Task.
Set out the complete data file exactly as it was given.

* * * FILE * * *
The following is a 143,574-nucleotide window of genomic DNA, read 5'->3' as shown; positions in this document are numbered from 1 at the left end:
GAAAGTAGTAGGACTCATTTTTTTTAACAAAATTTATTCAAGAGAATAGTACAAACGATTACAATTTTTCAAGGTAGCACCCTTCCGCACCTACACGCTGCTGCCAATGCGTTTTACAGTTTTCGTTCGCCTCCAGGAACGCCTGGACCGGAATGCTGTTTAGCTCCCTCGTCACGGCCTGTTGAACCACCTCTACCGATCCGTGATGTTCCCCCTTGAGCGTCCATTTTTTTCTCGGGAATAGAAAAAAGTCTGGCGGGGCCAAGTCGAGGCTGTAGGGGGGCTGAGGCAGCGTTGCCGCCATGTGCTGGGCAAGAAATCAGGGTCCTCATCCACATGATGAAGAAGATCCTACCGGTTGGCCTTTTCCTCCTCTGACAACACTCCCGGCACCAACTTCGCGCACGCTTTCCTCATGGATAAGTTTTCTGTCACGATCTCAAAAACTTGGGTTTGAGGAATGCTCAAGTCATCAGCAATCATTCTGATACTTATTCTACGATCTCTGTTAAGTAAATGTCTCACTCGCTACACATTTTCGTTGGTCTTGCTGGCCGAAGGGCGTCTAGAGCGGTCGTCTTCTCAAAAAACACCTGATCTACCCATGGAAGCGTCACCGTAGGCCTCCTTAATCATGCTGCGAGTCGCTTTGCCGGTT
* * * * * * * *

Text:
The following is a 143,574-nucleotide window of genomic DNA, read 5'->3' as shown; positions in this document are numbered from 1 at the left end:
GAAAGTAGTAGGACTCATTTTTTTTAACAAAATTTATTCAAGAGAATAGTACAAACGATTACAATTTTTCAAGGTAGCACCCTTCCGCACCTACACGCTGCTGCCAATGCGTTTTACAGTTTTCGTTCGCCTCCAGGAACGCCTGGACCGGAATGCTGTTTAGCTCCCTCGTCACGGCCTGTTGAACCACCTCTACCGATCCGTGATGTTCCCCCTTGAGCGTCCATTTTTTTCTCGGGAATAGAAAAAAGTCTGGCGGGGCCAAGTCGAGGCTGTAGGGGGGCTGAGGCAGCGTTGCCGCCATGTGCTGGGCAAGAAATCAGGGTCCTCATCCACATGATGAAGAAGATCCTACCGGTTGGCCTTTTCCTCCTCTGACAACACTCCCGGCACCAACTTCGCGCACGCTTTCCTCATGGATAAGTTTTCTGTCACGATCTCAAAAACTTGGGTTTGAGGAATGCTCAAGTCATCAGCAATCATTCTGATACTTATTCTACGATCTCTGTTAAGTAAATGTCTCACTCGCTACACATTTTCGTTGGTCTTGCTGGCCGAAGGGCGTCTAGAGCGGTCGTCTTCTCAAAAAACACCTGATCTACCCATGGAAGCGTCACCGTAGGCCTCCTTAATCATGCTGCGAGTCGCTTTGCCGGTT